I am a big advocate for modern English Bible translations. However, even though I am not a “King James Only” Bible person, I do think there is a good argument for hanging onto a copy of the King James Version for Bible study.
I read Mark Ward’s marvelous Authorized: The Use and Misuse of the King James Bible recently, and he makes a very gentle and persuasive case for using multiple Bible translations when studying the Bible. It is perfectly fine to have one Bible version as your “Go-To” translation of choice. But, if possible, we should make use of several versions when doing in-depth Scriptural study, to give us insight that our favorite translation might be missing.
For example, some might be tempted to ditch the old King James Version, as one among your versions, due to its archaic language. But there is a good case for why you should hold off on doing that.
As noted in my book review of Mark Ward’s book, the use of the “thee’s” and “thou’s” in the King James Version, might lead us to think that such language shows a special reverence for God, but this would be wrong. The problem has been accentuated in recent years, by the decision of those who produced the New American Standard Bible (NASB), back in the 1970s. The NASB kept the “thee’s” and “thou’s” with respect to referring to God, and ditched that language when addressing non-divine characters. Apparently, readers of the NASB liked the traditional language for God, so the NASB committee decided not to buck that tradition.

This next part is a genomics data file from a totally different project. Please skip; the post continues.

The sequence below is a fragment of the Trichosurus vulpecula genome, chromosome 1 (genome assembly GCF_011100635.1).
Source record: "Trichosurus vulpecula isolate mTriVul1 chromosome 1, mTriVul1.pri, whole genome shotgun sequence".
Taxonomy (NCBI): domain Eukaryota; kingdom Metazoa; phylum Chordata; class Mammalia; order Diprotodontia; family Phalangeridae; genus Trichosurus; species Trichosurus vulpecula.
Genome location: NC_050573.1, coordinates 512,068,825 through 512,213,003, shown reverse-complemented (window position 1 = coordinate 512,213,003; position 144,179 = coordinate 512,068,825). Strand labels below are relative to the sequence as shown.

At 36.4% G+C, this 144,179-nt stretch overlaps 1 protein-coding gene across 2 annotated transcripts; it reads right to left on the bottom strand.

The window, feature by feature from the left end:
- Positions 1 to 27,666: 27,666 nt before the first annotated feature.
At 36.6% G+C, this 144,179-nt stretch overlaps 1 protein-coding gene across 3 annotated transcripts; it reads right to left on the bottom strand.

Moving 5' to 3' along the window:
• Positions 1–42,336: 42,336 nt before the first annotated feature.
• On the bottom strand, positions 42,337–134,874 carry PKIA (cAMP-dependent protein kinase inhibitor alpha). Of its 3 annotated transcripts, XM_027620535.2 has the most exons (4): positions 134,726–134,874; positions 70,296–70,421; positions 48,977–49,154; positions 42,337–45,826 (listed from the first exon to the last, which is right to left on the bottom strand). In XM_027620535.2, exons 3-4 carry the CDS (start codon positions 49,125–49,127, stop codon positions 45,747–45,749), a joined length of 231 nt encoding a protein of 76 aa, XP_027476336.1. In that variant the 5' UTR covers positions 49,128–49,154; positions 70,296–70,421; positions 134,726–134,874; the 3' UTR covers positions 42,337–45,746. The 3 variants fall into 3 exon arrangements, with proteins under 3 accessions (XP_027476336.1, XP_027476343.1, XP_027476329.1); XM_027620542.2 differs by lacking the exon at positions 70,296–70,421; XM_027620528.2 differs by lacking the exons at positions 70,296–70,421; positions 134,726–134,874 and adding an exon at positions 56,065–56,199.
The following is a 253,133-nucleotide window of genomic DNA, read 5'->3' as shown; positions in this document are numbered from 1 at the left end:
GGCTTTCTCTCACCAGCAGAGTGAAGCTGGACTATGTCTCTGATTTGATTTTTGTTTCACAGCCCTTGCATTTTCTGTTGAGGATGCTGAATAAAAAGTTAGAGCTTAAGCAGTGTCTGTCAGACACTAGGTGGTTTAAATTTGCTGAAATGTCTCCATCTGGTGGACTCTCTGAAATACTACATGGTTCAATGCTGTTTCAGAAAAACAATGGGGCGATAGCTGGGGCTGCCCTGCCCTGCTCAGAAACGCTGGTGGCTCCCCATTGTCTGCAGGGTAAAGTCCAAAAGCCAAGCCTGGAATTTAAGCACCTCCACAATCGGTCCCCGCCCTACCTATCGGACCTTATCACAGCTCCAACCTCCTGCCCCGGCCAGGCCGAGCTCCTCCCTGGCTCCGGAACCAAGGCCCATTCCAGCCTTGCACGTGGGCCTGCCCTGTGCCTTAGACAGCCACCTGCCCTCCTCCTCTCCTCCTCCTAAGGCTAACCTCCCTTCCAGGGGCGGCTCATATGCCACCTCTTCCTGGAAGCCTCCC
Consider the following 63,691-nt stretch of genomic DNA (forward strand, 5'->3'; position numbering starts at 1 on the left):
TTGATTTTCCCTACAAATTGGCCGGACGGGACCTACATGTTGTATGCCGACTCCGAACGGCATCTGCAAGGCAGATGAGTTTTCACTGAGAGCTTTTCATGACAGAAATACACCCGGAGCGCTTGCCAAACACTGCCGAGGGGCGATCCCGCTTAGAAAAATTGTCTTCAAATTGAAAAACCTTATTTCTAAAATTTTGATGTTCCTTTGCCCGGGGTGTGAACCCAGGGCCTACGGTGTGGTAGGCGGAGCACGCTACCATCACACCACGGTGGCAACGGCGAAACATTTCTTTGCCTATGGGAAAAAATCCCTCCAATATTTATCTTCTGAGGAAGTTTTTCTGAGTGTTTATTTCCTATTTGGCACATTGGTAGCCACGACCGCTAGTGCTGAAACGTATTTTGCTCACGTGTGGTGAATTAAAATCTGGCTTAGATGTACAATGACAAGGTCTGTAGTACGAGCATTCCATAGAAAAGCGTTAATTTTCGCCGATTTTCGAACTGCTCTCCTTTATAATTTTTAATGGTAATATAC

Unfortunately, traditions can easily confuse people. The NASB folks finally fixed that problem by getting rid of all “thee’s” and “thou’s,” by the time of their 1995 revision, but the stigma associated with “thee’s” and “thou’s,” as being formal and more reverent, was pretty well common knowledge by then, and difficult to uproot. Interestingly however, the original purpose for including the “thee’s” and “thou’s” in the King James Version, in the first place, has been often missed. Continue reading